BE WARNED: Much of this is NOT for children. Do not watch if you’re under 18 (or whatever age you think it’s OK). Happy Halloween!!

John Waters This Filthy World (2006)

Bizarre Book Club – Spooky Halloween All Hallows Read Horror Special

This post is brought to you by the Parlour of Horror Blog Tour. Parlour of Horror, nothing keeps your teeth whiter.

poh-november-horror-fiction-blogathon

Last week I went to The Sherlock Holmes pub in London, near Trafalgar Square, and took some pretentious pictures for my next batch of mini-reviews:  sherlock-holmes-pub-1sherlock-holmes-pub-2

I genuinely liked it in there, the weird Victoriana made me feel all warm and fuzzy. Anyway, on to the horror.

It’s the most wonderful time of the year! The night when the whole world as one raises the dead and eats so many sweeties (candy) that we glow iridescent with e numbers.

I’m sorry that I can’t send these out to you personally as you’re supposed to for All Hallows Read, but maybe you can pass them on after purchasing them this year. Let’s begin!

The Haunted Book by Jeremy Dyson.

As well as being a member of The League of Gentlemen and a playwright and author, Jeremy Dyson is a big fan of Robert Aickman (as am I). This is definitely noticeable in this themed collection of ghostly weird tales, which is a fictional account of a journey across the UK to collect local scary stories. Like Robert his stories are often not spelled out, leaving the reader to draw their own conclusions about what happened and why. It’s very clever, atmospheric and genuinely creepy.

Mr Fox by Helen Oyeyemi helen-oyeyemi

You’d be forgiven for thinking this was a nice children’s book about a married couple who are foxes, but it’s not. There are barely any real foxes.

I found Helen Oyeyemi‘s book very exciting simply for the way it bent my mind. Was it a collection of short stories? Not really. A novel with a single, flowing narrative? Well, no…

Mr Fox is an author who kills off all his female leads, and Mary Foxe is a character of his whose head he chopped off (there are many references to the Bluebeard fairy tale). Or perhaps she was his real wife whose head he chopped off? The pair of them imagine various scenarios in which she’s a romance novelist, a florist, a model and many more, the stories getting darker and stranger but always beautiful.

Helen Oyeyemi manages to take an idea that was cliche by the time it appeared on The Twilight Zone, a character speaking to it’s creator, and turn it into something I don’t think I’ve ever seen before. My brain crackled like popping candy and I think yours will too.

100 Jolts: Shockingly Short Stories by Michael A Arnzen

These flash horror stories are deviously good fun. Split into sections covering the different aspects of horror (gory, supernatural etc) they often don’t become clear until you’ve thought about it for a few moments, and then you’ll be pondering them for quite a while afterwards.

If you have a spare few minutes you can dip into any section and read a tiny story, or sit down for hours and read lots in one go.

Ecstatic Inferno by Autumn Christian ecstatic_inferno_cover

These short stories are very beautifully written and there were so many sentences that made me green with envy. They span science fiction, fantasy and horror, but each tale has a dark Gothic magic behind it.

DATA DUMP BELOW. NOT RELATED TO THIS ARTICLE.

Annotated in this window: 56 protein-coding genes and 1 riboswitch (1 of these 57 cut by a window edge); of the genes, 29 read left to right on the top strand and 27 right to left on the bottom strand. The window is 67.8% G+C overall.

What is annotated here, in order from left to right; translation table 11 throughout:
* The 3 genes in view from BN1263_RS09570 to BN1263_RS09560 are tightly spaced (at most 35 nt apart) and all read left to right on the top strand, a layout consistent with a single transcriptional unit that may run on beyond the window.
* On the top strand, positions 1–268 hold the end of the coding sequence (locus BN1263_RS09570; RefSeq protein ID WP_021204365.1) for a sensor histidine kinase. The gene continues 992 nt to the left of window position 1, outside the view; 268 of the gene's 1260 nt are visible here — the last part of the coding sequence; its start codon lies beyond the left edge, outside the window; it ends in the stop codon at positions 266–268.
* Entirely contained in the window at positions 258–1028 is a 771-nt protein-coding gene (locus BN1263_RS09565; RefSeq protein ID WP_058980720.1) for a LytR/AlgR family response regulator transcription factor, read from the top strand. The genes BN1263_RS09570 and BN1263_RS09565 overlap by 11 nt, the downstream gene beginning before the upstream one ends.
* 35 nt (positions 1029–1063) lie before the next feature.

You’ll find Siamese (conjoined) twins navigating their sexuality, something happening to the children of an earth colony on a cold, barely inhabitable planet, Gods running the government and much more. Nicely creepy and very intelligent.

Ta dah! Have a wonderful Halloween and try not to eat too many sweets (who am I kidding, stuff yourselves silly).

Scary Days Out: London Ghost Bus Tours

The fear countdown continues! Commence terrified screaming and running about in 5…4…3…

Or…do something fun for Halloween like go on a horror bus tour of London, mwa ha haaa

ghost-bus-tours

Promo:

OK, I don’t personally believe in ghosts, but I do suspend disbelief for entertainment purposes, especially around this time of year. Also the tour focused on gruesome events more than haunting ones, so you’re fine either way.

Instead of pointing out pretty buildings (although there was some of that too) we were shown the spot where the largest gallows stood and the place where people were boiled in oil. I won’t give away too many stories else there’ll be no reason to go but I must share one in particular.

We stopped at an unassuming side street called Cock Lane. In 1762 one of the houses was the site of a reported haunting. Apparently the ‘ghost,’ named Fanny, was given to odd scratching sounds in the night, thus a number of newspapers gleefully reported on Scratching Fanny of Cock Lane. Bear in mind that in the UK fanny means a lady’s front parts and not someone’s bottom.

Incidentally the group who exposed the case as a fraud (sorry) included Samuel Johnson, writer of the first English Dictionary. cock-lane-ghost

The bus looks great, I was pleasantly surprised to see it was black: madeleine-swann-london-ghost-bus-tours

And inside there are spooky lamps dotted about and curtains awfully reminiscent of a hearse. I was certainly nervous:

madeleine-swann-london-ghost-bus-tours-2

The video below gives you a good idea of what it looks like inside, plus the tour guide from our particular trip:

The guide had to fight against a number of things including slow traffic and rain obscuring the windows, but he was very good at incorporating things around us and making everyone laugh. The tour itself included some spooky theatrics which were enjoyable, campy, Gothic fun. All in all we had a very good evening and I think you should go.